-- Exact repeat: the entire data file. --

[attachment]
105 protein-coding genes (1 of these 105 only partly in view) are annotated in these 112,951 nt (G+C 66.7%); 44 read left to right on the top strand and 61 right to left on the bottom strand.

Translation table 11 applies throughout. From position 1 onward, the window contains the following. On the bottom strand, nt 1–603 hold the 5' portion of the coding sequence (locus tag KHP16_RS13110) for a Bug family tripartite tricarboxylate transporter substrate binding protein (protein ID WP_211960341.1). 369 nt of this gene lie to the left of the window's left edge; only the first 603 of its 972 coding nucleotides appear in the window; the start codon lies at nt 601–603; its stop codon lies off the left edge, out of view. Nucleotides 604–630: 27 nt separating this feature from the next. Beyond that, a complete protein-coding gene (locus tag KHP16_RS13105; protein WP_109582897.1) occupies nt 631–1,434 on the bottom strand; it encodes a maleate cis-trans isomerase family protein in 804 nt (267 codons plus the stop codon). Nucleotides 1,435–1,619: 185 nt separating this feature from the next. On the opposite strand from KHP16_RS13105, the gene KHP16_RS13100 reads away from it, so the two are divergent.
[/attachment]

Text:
105 protein-coding genes (1 of these 105 only partly in view) are annotated in these 112,951 nt (G+C 66.7%); 44 read left to right on the top strand and 61 right to left on the bottom strand.

Translation table 11 applies throughout. From position 1 onward, the window contains the following. On the bottom strand, nt 1–603 hold the 5' portion of the coding sequence (locus tag KHP16_RS13110) for a Bug family tripartite tricarboxylate transporter substrate binding protein (protein ID WP_211960341.1). 369 nt of this gene lie to the left of the window's left edge; only the first 603 of its 972 coding nucleotides appear in the window; the start codon lies at nt 601–603; its stop codon lies off the left edge, out of view. Nucleotides 604–630: 27 nt separating this feature from the next. Beyond that, a complete protein-coding gene (locus tag KHP16_RS13105; protein WP_109582897.1) occupies nt 631–1,434 on the bottom strand; it encodes a maleate cis-trans isomerase family protein in 804 nt (267 codons plus the stop codon). Nucleotides 1,435–1,619: 185 nt separating this feature from the next. On the opposite strand from KHP16_RS13105, the gene KHP16_RS13100 reads away from it, so the two are divergent.